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Case report
peer-reviewed

ST-elevation Myocardial Infarction and Complete Heart Block in a Nitrate-free Patient using a New Emerging Substance called Rhino



Abstract

The pervasive use of counterfeit sexual enhancement supplements is increasing worldwide. There are thousands of vendors on the internet while local gas stations and convenience stores are selling it across the United States (US). We report a case of right coronary artery ST-segment elevation and complete heart block in a nitrate-free patient shortly after consuming three 950 mg pills of a sexual enhancer known as rhino and completing sexual intercourse. Coronary angiography revealed 100% occlusion of the right coronary artery and a drug-eluting stent was inserted with a transvenous pacer that he tolerated well, and recovered without complications. The counterfeit drug has gained traction for its high user satisfaction and low cost among recreational customers. The Food and Drug Administration (FDA), through its MedWatch program, has frequently released citations to consumers warning them against rhino since 2015, while their labs have recognized two prime ingredients: sildenafil and tadalafil. Although adverse cardiac risk with this therapeutic class is low, we aim to parse out its temporal relationship with rhino, an enhancer containing 14-200 times the prescription limits of sildenafil and tadalafil.

Introduction

Rhino was first reported as a sexual enhancer with tainted sildenafil and tadalafil properties by The Food and Drug Administration (FDA) by a series of public notifications through its medical product safety reporting program known as MedWatch program [1]. Rhino pills contain sildenafil and tadalafil at exceedingly high doses ranging between 14 - 200 times the recommended labeled dose to boost sales and increase customer satisfaction [2,3]. A United States (US) department of justice report looking into the origins of rhino revealed large shipments of sildenafil and tadalafil powder smuggled out of Hong Kong and China, followed by repackaging in the US using non-standardized methods tainted with contaminants [2,4]. Suppliers would often label these products as “no prescription necessary” as it was often sold to them under the guise of herbal supplements without disclosing its exact ingredients; it is widely found at local gas stations and convenience stores [3]. Sildenafil and tadalafil are phosphodiesterase-5 inhibitors (PDE5i) approved to treat erectile dysfunction (ED), one of the more common types of sexual dysfunction in males. PDE5i induces nitric-oxide mediated vasodilation through cyclic guanosine monophosphate (cGMP) to initiate and maintain an erection. PDE5i increases intracavernosal cGMP levels and as a result, increases both the number and duration of erections in men with ED. The most commonly reported adverse effects of sildenafil are headaches, dyspepsia, and facial flushing. The pooled data and postmarketing surveillance analysis after FDA approval of sildenafil revealed a finite risk of adverse cardiovascular outcomes, including acute myocardial infarction (MI) and sudden cardiac death, especially after completing sexual activity [5]. A significant limitation is its use in patients with known coronary artery disease (CAD) using nitrates, regardless of spatial frequencies. This case aims to provide a brief understanding of rhino and its temporal relationship to adverse cardiovascular risks in the setting of unregulated manufacturing methods, blending excessively high doses of PDE5i and contaminants, posing a substantial public health risk. Lastly, the contaminated market for sexual enhancement pills is proliferating, with recreational use growing in prevalence [2,4].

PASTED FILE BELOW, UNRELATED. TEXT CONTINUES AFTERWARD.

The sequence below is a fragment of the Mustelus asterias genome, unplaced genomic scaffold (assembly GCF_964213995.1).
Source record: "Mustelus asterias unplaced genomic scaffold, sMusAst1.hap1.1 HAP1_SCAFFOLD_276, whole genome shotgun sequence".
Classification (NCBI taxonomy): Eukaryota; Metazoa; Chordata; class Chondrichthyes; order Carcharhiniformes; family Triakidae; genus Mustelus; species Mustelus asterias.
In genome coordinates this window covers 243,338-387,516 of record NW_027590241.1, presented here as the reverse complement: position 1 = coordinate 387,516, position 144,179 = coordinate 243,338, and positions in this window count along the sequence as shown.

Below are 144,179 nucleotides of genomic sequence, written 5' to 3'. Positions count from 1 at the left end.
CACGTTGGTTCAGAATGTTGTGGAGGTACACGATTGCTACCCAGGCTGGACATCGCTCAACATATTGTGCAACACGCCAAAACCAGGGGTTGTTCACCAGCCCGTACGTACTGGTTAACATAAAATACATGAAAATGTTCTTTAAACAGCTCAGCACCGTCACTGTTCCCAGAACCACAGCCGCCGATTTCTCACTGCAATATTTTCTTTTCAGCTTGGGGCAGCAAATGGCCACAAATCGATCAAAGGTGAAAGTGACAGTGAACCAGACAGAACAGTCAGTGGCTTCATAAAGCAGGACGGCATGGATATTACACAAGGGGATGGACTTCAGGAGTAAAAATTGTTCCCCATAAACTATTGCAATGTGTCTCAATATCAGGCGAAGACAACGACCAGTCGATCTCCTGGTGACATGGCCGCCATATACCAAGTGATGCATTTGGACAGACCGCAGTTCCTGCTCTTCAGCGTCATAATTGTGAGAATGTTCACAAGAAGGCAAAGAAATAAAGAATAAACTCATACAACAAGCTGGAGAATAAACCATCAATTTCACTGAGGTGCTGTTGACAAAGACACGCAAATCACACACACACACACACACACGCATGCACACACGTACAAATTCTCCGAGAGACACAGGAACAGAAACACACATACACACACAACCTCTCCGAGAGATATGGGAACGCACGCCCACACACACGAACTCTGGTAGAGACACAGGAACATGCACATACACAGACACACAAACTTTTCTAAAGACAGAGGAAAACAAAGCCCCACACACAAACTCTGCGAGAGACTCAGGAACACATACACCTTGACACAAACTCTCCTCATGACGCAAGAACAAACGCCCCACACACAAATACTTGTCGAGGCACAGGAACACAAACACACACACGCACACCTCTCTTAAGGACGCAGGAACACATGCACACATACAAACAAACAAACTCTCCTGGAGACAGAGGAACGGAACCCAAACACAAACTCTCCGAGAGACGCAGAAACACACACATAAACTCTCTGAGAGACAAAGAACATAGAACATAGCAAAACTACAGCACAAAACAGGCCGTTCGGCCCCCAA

Case Presentation

A 40-year-old male called the emergency medical services immediately after experiencing an unrelenting headache, nausea, and chest pain, that evolved shortly after consuming rhino and completing intercourse. He denied having a medical history, experiencing anginal symptoms in the past and denied using any medications, including herbal supplements. He denied a tobacco or alcohol history but endorsed to using alprazolam and various sexual enhancers for years. He stated that he began using sildenafil years prior despite not displaying any signs or symptoms of sexual dysfunction and using it solely for recreational purposes. Eventually, he switched to tadalafil when the effects began wearing off. On the insistence of his friends and looking for cost-effective methods, he switched to rhino in 2016, stating that the potency was producing satisfying results with lower costs compared to PDE5i. He would acquire rhino for $8 from multiple gas stations and endorsed being a chronic user of rhino, usually consuming one 950 mg pill before the intended use, but this particular time he took three pills. During his years of sexual enhancer use, he did endorse to frequently experiencing similar headaches in the past after use, although it was never to this degree, nor was it ever un-interrupting. A pre-hospital electrocardiograph (ECG) revealed an inferior ST-segment elevation myocardial infarction (STEMI) and complete heart block manifested by bradycardia (Figure 1).